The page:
By: Jeffrey Pietsch and Etan Zaitsu, second year law student at McGeorge School of Law

Thinking of running a smear campaign against a business competitor? Thinking of posting disparaging content about someone anonymously online? Think again. According to a decision made by the Ninth Circuit on July 12, 2010, anonymous online postings may not qualify as protected speech under the First Amendment.


Continue Reading Anonymous Online Video and Blog Posters Beware

by Dale C. Campbell, David Muradyan* and Sara Davidson*

Is the work product of an attorney always protected? No, according to the First Circuit in a decision which may draw the attention of the U. S. Supreme Court. The First Circuit, sitting en banc (the “Court”) ruled that the attorney work product doctrine did not protect tax accrual work papers prepared by in-house attorneys to support defendant Textron Inc.’s (“Textron”) calculation of tax reserves. United States v. Textron Inc., 577 F.3d 21 (1st Cir. 2009). Practitioners, especially in-house counsel, need to be aware of this decision and determine whether it influences how they practice.

 


Continue Reading The First Circuit Takes a Novel View of the Attorney Work Product Privilege

by Scott Hervey

A ruling earlier this month by the Ninth Circuit provided three guidelines all marketing experts and their counsel should take note of.   These guidelines address the extent to which the Telephone Consumer Protection Act (“TCPA”) (and most likely other Federal regulations on telemarketing) impacts texting as part of a marketing campaign.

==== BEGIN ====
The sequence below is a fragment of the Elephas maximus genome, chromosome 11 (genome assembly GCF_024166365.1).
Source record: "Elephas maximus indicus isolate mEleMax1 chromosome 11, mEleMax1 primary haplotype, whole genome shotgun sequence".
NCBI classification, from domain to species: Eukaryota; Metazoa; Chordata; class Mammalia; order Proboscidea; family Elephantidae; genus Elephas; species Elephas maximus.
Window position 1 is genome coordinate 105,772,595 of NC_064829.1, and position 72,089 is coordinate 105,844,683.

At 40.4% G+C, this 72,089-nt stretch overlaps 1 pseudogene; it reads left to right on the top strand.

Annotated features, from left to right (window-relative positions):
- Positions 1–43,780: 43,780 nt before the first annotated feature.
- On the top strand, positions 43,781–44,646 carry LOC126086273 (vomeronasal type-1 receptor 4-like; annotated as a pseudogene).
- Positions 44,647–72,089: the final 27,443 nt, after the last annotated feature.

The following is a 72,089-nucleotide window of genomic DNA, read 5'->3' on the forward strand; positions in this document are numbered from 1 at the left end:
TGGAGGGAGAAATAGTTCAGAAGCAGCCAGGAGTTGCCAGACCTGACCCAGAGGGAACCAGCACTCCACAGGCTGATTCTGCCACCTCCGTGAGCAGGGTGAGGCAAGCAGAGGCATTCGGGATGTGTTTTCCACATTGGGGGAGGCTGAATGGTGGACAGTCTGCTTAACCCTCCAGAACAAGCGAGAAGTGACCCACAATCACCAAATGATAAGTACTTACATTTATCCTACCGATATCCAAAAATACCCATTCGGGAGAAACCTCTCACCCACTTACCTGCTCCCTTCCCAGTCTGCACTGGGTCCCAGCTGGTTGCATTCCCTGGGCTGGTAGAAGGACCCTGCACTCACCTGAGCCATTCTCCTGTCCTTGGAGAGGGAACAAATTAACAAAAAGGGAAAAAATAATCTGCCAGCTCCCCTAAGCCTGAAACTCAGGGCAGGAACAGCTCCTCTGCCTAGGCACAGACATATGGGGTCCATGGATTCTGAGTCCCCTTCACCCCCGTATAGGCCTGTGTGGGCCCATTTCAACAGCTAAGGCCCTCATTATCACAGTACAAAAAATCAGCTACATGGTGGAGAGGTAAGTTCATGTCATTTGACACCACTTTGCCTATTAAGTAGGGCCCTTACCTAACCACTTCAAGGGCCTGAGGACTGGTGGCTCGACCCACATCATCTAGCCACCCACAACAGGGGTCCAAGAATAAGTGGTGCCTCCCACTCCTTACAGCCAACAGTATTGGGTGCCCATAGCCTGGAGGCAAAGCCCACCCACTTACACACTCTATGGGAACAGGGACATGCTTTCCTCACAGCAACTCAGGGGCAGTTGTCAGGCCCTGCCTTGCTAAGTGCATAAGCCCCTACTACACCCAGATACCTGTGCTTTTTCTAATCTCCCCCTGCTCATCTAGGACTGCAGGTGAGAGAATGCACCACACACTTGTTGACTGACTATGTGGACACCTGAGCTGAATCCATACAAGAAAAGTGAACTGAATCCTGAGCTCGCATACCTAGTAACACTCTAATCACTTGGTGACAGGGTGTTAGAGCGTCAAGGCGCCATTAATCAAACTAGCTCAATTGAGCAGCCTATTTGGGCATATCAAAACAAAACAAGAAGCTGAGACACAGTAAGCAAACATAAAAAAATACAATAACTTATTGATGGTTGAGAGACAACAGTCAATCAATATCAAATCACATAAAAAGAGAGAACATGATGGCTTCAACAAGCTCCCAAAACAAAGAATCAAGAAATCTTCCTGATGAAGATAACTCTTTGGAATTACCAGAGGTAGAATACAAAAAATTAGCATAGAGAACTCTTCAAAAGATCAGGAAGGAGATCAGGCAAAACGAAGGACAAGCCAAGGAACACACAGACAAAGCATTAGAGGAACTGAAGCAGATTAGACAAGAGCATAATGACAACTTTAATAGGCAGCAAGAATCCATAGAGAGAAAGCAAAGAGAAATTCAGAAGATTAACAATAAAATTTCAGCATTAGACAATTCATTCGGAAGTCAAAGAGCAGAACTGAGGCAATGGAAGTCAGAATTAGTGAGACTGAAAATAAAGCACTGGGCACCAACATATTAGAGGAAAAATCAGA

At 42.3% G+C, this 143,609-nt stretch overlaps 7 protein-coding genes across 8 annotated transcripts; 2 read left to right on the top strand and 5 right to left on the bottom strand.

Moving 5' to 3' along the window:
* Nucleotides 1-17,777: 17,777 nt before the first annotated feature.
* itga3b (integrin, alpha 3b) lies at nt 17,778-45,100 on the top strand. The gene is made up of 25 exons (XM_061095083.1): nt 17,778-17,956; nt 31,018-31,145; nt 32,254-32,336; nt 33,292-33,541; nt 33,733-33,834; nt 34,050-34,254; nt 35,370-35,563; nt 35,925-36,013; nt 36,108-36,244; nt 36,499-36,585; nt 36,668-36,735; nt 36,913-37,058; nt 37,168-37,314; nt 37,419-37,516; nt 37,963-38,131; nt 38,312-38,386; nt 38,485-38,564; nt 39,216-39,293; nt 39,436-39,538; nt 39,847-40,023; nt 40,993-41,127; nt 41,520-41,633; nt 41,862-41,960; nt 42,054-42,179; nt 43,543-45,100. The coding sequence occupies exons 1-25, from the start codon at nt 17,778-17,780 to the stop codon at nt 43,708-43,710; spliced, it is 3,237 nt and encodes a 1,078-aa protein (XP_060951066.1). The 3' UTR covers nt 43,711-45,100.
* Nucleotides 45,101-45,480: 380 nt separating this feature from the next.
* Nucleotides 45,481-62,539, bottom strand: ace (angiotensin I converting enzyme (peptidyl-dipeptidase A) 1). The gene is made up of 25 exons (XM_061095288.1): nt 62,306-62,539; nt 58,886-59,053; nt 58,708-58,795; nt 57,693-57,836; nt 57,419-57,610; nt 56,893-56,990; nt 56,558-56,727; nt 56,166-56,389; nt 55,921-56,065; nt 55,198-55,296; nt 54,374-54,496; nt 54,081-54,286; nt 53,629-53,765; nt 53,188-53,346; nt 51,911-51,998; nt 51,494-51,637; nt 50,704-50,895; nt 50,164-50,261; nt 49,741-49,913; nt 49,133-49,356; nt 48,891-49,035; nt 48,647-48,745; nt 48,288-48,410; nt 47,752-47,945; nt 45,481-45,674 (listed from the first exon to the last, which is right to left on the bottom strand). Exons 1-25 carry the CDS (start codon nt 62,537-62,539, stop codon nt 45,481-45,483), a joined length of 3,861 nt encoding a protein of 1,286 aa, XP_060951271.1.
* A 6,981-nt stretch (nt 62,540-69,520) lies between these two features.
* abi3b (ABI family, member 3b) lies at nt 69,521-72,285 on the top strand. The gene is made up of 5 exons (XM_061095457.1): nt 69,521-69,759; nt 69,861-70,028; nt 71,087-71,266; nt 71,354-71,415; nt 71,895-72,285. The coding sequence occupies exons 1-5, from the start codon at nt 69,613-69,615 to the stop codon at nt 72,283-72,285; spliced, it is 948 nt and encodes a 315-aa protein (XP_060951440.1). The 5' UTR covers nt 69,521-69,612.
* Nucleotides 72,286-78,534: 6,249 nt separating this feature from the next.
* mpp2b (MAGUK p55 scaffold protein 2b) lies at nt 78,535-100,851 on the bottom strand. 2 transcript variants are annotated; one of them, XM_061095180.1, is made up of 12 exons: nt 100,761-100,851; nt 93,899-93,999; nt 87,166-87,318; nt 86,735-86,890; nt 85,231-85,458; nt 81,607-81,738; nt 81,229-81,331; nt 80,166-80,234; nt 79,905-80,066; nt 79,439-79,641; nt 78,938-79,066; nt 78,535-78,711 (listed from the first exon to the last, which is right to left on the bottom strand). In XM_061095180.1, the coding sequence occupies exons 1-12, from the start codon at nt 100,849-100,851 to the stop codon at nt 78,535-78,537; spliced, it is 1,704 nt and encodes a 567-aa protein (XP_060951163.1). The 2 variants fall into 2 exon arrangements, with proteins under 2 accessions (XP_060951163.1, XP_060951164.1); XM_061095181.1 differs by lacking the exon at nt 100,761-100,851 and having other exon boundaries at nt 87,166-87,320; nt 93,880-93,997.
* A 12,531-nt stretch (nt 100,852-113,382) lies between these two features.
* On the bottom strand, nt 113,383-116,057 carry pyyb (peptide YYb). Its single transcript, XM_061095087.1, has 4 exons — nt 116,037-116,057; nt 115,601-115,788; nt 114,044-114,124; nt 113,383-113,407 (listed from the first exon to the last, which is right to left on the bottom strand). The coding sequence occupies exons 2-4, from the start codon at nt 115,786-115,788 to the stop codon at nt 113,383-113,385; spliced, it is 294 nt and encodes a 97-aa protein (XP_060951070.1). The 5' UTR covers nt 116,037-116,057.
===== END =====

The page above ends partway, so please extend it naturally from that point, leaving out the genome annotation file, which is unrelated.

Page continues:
In the case at issue, Simon & Schuster hired a third party to manage the promotional campaign for a new Stephen King book, including securing a list of 100,000 cell phone numbers from the licensing agent for Nextones. Nextones offers consumers free cell phone ring tones in exchange for the consumer providing various information, including a cell phone number, and agreeing to receive promotions from Nextone, its “affiliates and brands.”


Continue Reading Ninth Circuit Ruling on Texting Provides Guidelines For The Marketing Industry

By Dale Campbell

When can you knowingly republish defamatory statements without risk of liability? When you do so on the Internet. 

The California Supreme Court, in Barrett v. Rosenthal (November 2006) 40 Cal.App.4th 33, followed the line of federal cases interpreting the Communications Decency Act of 1996 (CDA) to find broad immunity for both Internet service providers and users of an interactive computer service for republishing defamatory statements. 


Continue Reading California Supreme Court Affirms Broad Immunity for Defamatory Republication on the Internet

By James Kachmar

          A California appellate court affirmed last month that an employer is entitled to immunity from tort liability for threatening emails sent on or through the employer’s internet/email system by one of its employees. On December 14, 2006, the Sixth Appellate District in the case Delfino v. Agilent Technologies, Inc., 2006 WL3635399, affirmed summary judgment in Agilent’s favor finding that Agilent, as an employer, was immune from tort liability under the Communications Decency Act of 1996 (“CDA”) for threatening emails sent and posted by one of its employees. This case, apparently one of first impression, extended the immunity protections of the CDA to cover corporate employers who provide their employees with internet access through internal computer systems. Employers thus have additional protection from claims that their employees have used the employer’s computer system to commit torts against third persons.


Continue Reading Employers: You May Be Eligible for Immunity Under the Communications Decency Act